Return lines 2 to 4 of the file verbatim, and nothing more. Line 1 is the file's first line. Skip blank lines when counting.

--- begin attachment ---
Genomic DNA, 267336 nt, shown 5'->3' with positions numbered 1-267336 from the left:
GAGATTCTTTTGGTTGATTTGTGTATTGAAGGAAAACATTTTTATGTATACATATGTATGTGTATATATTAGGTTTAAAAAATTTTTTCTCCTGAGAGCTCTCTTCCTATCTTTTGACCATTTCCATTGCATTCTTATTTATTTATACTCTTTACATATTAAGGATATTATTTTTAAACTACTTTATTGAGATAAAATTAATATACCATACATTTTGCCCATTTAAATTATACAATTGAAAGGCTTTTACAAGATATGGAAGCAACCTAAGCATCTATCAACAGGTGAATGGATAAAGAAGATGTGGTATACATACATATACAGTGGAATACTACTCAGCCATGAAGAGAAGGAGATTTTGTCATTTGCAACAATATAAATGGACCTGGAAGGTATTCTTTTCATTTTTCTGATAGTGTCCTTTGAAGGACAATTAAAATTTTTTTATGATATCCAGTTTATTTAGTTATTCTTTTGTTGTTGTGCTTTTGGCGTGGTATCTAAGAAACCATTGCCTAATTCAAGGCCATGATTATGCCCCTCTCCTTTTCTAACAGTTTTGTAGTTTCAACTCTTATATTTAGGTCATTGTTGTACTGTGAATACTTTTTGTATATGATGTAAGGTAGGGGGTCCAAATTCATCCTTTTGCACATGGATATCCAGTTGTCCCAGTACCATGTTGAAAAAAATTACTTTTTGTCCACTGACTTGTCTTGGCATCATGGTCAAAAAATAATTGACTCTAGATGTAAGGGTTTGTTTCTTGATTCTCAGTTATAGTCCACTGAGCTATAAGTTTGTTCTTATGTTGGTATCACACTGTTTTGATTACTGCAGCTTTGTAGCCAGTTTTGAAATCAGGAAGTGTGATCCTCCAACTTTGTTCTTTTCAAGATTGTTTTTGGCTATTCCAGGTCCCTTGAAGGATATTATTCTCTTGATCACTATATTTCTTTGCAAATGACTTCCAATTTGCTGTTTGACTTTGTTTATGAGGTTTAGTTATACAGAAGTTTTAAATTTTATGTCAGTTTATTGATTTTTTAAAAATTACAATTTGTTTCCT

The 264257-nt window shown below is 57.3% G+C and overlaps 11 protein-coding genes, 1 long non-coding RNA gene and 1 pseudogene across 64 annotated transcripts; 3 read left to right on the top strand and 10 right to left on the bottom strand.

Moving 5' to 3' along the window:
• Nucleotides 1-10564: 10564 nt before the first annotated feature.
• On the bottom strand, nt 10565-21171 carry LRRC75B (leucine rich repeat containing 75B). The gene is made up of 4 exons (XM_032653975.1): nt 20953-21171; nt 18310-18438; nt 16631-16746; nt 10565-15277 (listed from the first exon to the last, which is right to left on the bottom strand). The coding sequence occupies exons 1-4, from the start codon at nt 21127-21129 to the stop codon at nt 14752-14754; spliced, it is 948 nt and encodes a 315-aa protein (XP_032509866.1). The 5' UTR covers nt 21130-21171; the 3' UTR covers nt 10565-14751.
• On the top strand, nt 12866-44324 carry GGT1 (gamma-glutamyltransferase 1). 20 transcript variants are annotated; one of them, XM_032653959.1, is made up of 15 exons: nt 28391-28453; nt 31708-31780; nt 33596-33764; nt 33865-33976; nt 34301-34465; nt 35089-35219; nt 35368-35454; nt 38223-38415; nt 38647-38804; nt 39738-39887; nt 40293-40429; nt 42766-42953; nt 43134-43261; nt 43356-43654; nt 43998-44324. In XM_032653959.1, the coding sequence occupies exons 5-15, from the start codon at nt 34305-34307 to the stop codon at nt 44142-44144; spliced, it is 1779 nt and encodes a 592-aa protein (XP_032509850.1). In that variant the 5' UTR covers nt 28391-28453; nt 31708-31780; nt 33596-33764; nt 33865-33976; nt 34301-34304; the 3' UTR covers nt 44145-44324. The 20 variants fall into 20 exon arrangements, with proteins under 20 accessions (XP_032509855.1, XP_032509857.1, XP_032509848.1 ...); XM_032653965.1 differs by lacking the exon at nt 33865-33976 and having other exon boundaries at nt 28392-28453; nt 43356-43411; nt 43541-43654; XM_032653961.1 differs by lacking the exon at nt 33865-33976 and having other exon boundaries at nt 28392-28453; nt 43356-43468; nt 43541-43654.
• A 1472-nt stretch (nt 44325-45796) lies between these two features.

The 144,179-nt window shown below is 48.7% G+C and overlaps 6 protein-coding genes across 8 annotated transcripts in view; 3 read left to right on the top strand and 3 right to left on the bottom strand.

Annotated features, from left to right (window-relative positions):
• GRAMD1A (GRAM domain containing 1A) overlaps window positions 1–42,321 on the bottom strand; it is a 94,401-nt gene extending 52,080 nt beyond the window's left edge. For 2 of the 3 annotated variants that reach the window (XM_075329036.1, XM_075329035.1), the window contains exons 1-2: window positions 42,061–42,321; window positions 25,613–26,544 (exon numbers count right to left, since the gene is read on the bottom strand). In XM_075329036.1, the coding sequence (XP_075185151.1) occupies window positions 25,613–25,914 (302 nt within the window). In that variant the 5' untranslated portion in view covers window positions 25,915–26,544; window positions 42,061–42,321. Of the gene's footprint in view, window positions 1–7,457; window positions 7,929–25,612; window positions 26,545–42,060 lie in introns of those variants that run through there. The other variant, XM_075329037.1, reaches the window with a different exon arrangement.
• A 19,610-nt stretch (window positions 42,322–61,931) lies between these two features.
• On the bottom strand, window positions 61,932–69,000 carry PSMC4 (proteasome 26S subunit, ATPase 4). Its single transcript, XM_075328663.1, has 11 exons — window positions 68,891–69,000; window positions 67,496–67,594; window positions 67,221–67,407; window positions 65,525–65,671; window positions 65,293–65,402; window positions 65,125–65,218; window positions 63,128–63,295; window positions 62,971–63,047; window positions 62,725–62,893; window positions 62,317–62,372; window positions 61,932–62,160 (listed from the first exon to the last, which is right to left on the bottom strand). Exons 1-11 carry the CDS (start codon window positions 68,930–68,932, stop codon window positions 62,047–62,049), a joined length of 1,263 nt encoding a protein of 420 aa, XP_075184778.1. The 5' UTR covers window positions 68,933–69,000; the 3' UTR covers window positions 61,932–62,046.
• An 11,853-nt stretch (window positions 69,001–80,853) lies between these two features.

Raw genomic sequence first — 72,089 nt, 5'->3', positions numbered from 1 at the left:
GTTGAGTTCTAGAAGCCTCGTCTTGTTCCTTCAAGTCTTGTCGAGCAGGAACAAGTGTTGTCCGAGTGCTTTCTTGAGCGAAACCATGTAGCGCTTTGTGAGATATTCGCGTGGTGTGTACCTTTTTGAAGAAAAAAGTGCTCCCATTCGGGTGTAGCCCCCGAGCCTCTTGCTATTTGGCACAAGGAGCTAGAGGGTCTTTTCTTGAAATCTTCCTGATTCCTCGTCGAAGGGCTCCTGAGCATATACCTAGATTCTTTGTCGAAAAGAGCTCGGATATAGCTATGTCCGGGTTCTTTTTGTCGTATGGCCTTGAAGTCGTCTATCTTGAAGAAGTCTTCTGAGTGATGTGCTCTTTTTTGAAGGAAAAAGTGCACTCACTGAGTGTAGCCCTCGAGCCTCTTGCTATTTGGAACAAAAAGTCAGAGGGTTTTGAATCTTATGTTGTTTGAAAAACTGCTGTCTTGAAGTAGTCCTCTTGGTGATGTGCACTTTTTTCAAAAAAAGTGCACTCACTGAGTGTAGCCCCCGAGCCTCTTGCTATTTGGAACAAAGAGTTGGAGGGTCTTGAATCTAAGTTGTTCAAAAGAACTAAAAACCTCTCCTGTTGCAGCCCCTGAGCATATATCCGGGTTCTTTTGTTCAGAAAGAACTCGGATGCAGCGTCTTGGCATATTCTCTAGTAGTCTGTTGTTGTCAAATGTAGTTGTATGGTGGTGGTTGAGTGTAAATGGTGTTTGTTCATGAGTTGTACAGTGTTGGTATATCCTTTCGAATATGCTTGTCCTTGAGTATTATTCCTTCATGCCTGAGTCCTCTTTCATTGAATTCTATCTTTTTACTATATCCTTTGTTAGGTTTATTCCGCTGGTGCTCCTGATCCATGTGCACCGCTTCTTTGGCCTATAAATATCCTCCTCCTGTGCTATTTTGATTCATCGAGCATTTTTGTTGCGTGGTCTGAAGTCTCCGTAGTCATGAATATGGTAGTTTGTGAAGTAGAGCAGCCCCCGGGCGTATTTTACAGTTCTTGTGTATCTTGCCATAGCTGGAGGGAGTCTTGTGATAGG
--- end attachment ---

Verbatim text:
GAGATTCTTTTGGTTGATTTGTGTATTGAAGGAAAACATTTTTATGTATACATATGTATGTGTATATATTAGGTTTAAAAAATTTTTTCTCCTGAGAGCTCTCTTCCTATCTTTTGACCATTTCCATTGCATTCTTATTTATTTATACTCTTTACATATTAAGGATATTATTTTTAAACTACTTTATTGAGATAAAATTAATATACCATACATTTTGCCCATTTAAATTATACAATTGAAAGGCTTTTACAAGATATGGAAGCAACCTAAGCATCTATCAACAGGTGAATGGATAAAGAAGATGTGGTATACATACATATACAGTGGAATACTACTCAGCCATGAAGAGAAGGAGATTTTGTCATTTGCAACAATATAAATGGACCTGGAAGGTATTCTTTTCATTTTTCTGATAGTGTCCTTTGAAGGACAATTAAAATTTTTTTATGATATCCAGTTTATTTAGTTATTCTTTTGTTGTTGTGCTTTTGGCGTGGTATCTAAGAAACCATTGCCTAATTCAAGGCCATGATTATGCCCCTCTCCTTTTCTAACAGTTTTGTAGTTTCAACTCTTATATTTAGGTCATTGTTGTACTGTGAATACTTTTTGTATATGATGTAAGGTAGGGGGTCCAAATTCATCCTTTTGCACATGGATATCCAGTTGTCCCAGTACCATGTTGAAAAAAATTACTTTTTGTCCACTGACTTGTCTTGGCATCATGGTCAAAAAATAATTGACTCTAGATGTAAGGGTTTGTTTCTTGATTCTCAGTTATAGTCCACTGAGCTATAAGTTTGTTCTTATGTTGGTATCACACTGTTTTGATTACTGCAGCTTTGTAGCCAGTTTTGAAATCAGGAAGTGTGATCCTCCAACTTTGTTCTTTTCAAGATTGTTTTTGGCTATTCCAGGTCCCTTGAAGGATATTATTCTCTTGATCACTATATTTCTTTGCAAATGACTTCCAATTTGCTGTTTGACTTTGTTTATGAGGTTTAGTTATACAGAAGTTTTAAATTTTATGTCAGTTTATTGATTTTTTAAAAATTACAATTTGTTTCCT

The 264257-nt window shown below is 57.3% G+C and overlaps 11 protein-coding genes, 1 long non-coding RNA gene and 1 pseudogene across 64 annotated transcripts; 3 read left to right on the top strand and 10 right to left on the bottom strand.

Moving 5' to 3' along the window: